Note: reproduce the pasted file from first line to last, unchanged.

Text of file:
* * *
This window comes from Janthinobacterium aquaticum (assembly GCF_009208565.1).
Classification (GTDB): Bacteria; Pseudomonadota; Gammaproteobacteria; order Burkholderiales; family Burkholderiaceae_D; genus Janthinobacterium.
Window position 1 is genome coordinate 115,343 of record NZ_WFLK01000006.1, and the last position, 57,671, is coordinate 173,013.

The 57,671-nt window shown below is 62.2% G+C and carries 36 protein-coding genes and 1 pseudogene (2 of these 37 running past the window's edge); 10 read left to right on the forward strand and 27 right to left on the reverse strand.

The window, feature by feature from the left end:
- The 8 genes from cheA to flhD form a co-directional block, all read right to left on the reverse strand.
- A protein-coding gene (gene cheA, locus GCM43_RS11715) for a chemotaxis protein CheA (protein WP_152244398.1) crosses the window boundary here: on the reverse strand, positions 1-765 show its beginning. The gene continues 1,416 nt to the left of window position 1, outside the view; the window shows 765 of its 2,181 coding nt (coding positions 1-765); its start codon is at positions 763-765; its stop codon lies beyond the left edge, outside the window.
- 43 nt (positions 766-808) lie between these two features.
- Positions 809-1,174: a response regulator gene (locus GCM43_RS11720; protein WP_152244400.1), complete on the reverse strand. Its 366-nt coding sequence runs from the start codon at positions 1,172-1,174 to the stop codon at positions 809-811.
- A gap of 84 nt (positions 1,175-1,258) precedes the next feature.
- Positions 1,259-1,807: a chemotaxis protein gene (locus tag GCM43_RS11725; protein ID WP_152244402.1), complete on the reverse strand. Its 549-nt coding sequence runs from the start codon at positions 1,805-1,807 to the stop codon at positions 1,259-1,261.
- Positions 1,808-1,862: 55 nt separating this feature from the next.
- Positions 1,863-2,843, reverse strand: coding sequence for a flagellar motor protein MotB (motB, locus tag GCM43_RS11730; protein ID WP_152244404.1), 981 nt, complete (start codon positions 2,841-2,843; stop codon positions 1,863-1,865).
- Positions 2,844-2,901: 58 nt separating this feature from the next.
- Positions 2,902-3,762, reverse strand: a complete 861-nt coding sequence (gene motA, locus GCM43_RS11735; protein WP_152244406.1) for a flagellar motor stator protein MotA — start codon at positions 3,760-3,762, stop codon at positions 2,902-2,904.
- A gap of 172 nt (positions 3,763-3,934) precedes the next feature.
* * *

This window comes from Janthinobacterium aquaticum (assembly GCF_009208565.1).
Classification (GTDB): Bacteria; Pseudomonadota; Gammaproteobacteria; order Burkholderiales; family Burkholderiaceae_D; genus Janthinobacterium.
Window position 1 is genome coordinate 115,343 of record NZ_WFLK01000006.1, and the last position, 57,671, is coordinate 173,013.

The 57,671-nt window shown below is 62.2% G+C and carries 36 protein-coding genes and 1 pseudogene (2 of these 37 running past the window's edge); 10 read left to right on the forward strand and 27 right to left on the reverse strand.

The window, feature by feature from the left end:
- The 8 genes from cheA to flhD form a co-directional block, all read right to left on the reverse strand.
- A protein-coding gene (gene cheA, locus GCM43_RS11715) for a chemotaxis protein CheA (protein WP_152244398.1) crosses the window boundary here: on the reverse strand, positions 1-765 show its beginning. The gene continues 1,416 nt to the left of window position 1, outside the view; the window shows 765 of its 2,181 coding nt (coding positions 1-765); its start codon is at positions 763-765; its stop codon lies beyond the left edge, outside the window.
- 43 nt (positions 766-808) lie between these two features.
- Positions 809-1,174: a response regulator gene (locus GCM43_RS11720; protein WP_152244400.1), complete on the reverse strand. Its 366-nt coding sequence runs from the start codon at positions 1,172-1,174 to the stop codon at positions 809-811.
- A gap of 84 nt (positions 1,175-1,258) precedes the next feature.
- Positions 1,259-1,807: a chemotaxis protein gene (locus tag GCM43_RS11725; protein ID WP_152244402.1), complete on the reverse strand. Its 549-nt coding sequence runs from the start codon at positions 1,805-1,807 to the stop codon at positions 1,259-1,261.
- Positions 1,808-1,862: 55 nt separating this feature from the next.
- Positions 1,863-2,843, reverse strand: coding sequence for a flagellar motor protein MotB (motB, locus tag GCM43_RS11730; protein ID WP_152244404.1), 981 nt, complete (start codon positions 2,841-2,843; stop codon positions 1,863-1,865).
- Positions 2,844-2,901: 58 nt separating this feature from the next.
- Positions 2,902-3,762, reverse strand: a complete 861-nt coding sequence (gene motA, locus GCM43_RS11735; protein WP_152244406.1) for a flagellar motor stator protein MotA — start codon at positions 3,760-3,762, stop codon at positions 2,902-2,904.
- A gap of 172 nt (positions 3,763-3,934) precedes the next feature.